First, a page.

Much negativity has surrounded the launch of a new marketing company called Crayon. The company chose to make their launch announcement within Second Life where they established an island outpost. Some seem to think it's the end of Second Life because Crayon, along with all kinds of other marketers, will enter Second Life with no respect for the world's current residents. To coin a Second Lifers anti-marketing sentiment, it's all a gallery of lies. Second Life will be just fine with or without marketers.
First of all, Crayon is not a company whose sole purpose is to create marketing programs within Second Life. The company created the outpost as an efficient place to conduct business. Sure, some of the work they do may be Second Life-related but that is not the focus of the company. We don't profess to know anything more than what a couple months-worth of visits to Second Life have provided but, as far as we can see, no one is forcing Second Life residents to pay any attention at all to brands entering the world. In fact. most have been set up on islands which can easily be ignored or never discovered in the first place.
In what could be a masterful viral approach to growing a business that goes far beyond viral marketing, Microsoft is embedding viral expansion into its new iPod competitor, Zune. Users of the Zune MP3 player can send songs to friends over the devices Wifi who have three days to listen to them before they disable. If the recipient of the song decides to buy the song within the three day period, the sender of the song will receive a portion of the song's purchase price in the form of credits to be used towards purchasing music and other items from the Zune Marketplace.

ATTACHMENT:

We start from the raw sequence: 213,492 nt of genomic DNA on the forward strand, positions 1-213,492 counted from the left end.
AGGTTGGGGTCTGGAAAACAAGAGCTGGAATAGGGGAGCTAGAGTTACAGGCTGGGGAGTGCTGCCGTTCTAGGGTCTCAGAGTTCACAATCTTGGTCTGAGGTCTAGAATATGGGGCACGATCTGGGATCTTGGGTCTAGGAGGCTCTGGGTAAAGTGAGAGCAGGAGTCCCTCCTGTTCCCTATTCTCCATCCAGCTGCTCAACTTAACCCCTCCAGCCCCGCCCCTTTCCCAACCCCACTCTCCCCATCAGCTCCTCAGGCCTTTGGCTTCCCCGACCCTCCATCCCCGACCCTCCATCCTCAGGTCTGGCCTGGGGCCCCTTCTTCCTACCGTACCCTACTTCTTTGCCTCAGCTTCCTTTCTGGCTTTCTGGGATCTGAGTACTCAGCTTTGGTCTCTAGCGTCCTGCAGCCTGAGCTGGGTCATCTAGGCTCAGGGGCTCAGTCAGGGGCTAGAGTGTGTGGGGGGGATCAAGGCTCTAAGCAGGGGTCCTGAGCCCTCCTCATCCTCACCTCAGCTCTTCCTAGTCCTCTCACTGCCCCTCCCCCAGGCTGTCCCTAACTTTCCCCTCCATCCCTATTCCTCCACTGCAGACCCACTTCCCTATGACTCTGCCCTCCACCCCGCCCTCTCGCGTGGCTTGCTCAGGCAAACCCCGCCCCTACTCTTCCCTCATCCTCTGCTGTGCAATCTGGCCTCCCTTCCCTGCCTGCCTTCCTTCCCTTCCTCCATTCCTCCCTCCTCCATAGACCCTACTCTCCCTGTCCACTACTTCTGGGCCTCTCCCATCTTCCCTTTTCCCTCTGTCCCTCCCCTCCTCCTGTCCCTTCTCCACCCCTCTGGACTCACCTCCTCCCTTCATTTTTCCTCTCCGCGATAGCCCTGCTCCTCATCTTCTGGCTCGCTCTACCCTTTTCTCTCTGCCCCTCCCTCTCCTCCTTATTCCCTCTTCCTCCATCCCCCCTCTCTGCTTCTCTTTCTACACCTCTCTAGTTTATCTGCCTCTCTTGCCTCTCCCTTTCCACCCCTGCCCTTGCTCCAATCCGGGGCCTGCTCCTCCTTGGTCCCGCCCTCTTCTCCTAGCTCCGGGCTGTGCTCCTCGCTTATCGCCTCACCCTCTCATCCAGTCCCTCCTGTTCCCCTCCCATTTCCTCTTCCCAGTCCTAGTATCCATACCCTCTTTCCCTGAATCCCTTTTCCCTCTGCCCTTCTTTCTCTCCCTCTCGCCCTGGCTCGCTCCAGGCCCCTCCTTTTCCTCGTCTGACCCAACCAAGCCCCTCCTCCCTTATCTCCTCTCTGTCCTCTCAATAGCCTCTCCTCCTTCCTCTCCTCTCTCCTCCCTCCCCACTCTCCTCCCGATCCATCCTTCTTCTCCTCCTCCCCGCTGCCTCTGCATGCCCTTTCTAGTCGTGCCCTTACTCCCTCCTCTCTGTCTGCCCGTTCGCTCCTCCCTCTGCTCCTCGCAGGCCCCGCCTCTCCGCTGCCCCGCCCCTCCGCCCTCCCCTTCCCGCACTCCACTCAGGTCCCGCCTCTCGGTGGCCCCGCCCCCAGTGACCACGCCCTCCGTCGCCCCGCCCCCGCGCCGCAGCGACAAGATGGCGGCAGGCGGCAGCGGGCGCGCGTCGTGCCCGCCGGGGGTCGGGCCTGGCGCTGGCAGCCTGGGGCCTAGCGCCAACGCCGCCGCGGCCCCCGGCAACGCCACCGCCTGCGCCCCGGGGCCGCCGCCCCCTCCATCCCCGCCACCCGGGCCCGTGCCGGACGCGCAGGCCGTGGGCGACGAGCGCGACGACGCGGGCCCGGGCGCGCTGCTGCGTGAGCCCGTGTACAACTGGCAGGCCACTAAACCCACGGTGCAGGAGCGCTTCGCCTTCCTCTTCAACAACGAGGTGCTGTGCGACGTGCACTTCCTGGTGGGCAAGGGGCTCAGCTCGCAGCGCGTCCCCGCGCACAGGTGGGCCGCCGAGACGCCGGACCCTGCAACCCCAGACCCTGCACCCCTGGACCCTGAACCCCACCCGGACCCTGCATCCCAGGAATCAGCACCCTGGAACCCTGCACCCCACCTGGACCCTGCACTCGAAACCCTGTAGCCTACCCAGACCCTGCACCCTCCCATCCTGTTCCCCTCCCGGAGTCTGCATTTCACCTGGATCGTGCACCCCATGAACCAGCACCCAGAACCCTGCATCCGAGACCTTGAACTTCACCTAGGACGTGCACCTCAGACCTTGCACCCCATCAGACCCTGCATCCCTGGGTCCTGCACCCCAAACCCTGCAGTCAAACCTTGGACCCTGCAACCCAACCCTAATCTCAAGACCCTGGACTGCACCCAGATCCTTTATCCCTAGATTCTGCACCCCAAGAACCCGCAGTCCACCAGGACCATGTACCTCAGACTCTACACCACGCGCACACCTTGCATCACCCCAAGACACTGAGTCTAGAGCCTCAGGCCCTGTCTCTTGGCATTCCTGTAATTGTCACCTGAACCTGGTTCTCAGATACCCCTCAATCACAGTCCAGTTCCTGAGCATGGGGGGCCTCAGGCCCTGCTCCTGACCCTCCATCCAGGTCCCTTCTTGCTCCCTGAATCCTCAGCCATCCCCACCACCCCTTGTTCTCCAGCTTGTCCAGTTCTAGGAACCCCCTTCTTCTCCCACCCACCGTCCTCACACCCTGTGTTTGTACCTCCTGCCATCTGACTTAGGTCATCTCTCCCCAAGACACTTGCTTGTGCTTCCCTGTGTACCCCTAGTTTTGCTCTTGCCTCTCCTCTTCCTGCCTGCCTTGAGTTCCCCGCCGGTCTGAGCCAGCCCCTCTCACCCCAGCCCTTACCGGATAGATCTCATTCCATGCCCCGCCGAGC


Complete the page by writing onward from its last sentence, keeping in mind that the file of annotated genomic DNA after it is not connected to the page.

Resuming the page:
Currently, it's a rumor and it would certainly be difficult to topple iPod from its reigning position but the approach is indicative of what many brands should be doing to grow their business beyond just traditional advertising tonnage. And yea, yea, yea, the whole referral thing has been done since cavemen traded rocks but this is high profile and it will be intresting to see if it works.
As part of its partnership with the Susan G Koman Breast Canver Foundation, Ford has teamed with the organization's Race For The Cure Virtual Quilt project which allows people to create their own message on the quilt. JWT Detroit along with interactive firm Firstborn created the project o coincide with this month's Breast Cancer Awareness Month.
CoolzOr has put together an in-depth review of the many brands who've stepped in Second Life and the tremendous growth the virtual reality world is experiencing. CoollzOr walks us through the Second Life presence of brands such as Adidas, Reebok, American Apparel, Sun Microsystems, Toyota, IBM, Starwood Hotels and Nissan. Each has created an interesting virtual representation of themselves and, predictably, not without some complaint from SL residents.
Ad agencies have jumped into the world as well including Leo Burnett, BBH and the new social media agency Crayon which will open tomorrow.
If you're interested in keeping with what's happening in Second Life, Reuters has set up shop and provides news about the world. Preceding Reuters' coverage of Second Life is The Second Life Herald which is filled with all sorts of SL activity. CNET is there too.
Second Life has been around since 1999 but has only recently caught on with marketers and, for that matter, the general public having just netted it's one millionth resident a few days ago. In an odd way, this feels like the old AOL when it passed its one million mark. If you missed out on that ride, now's your chance not to miss this one.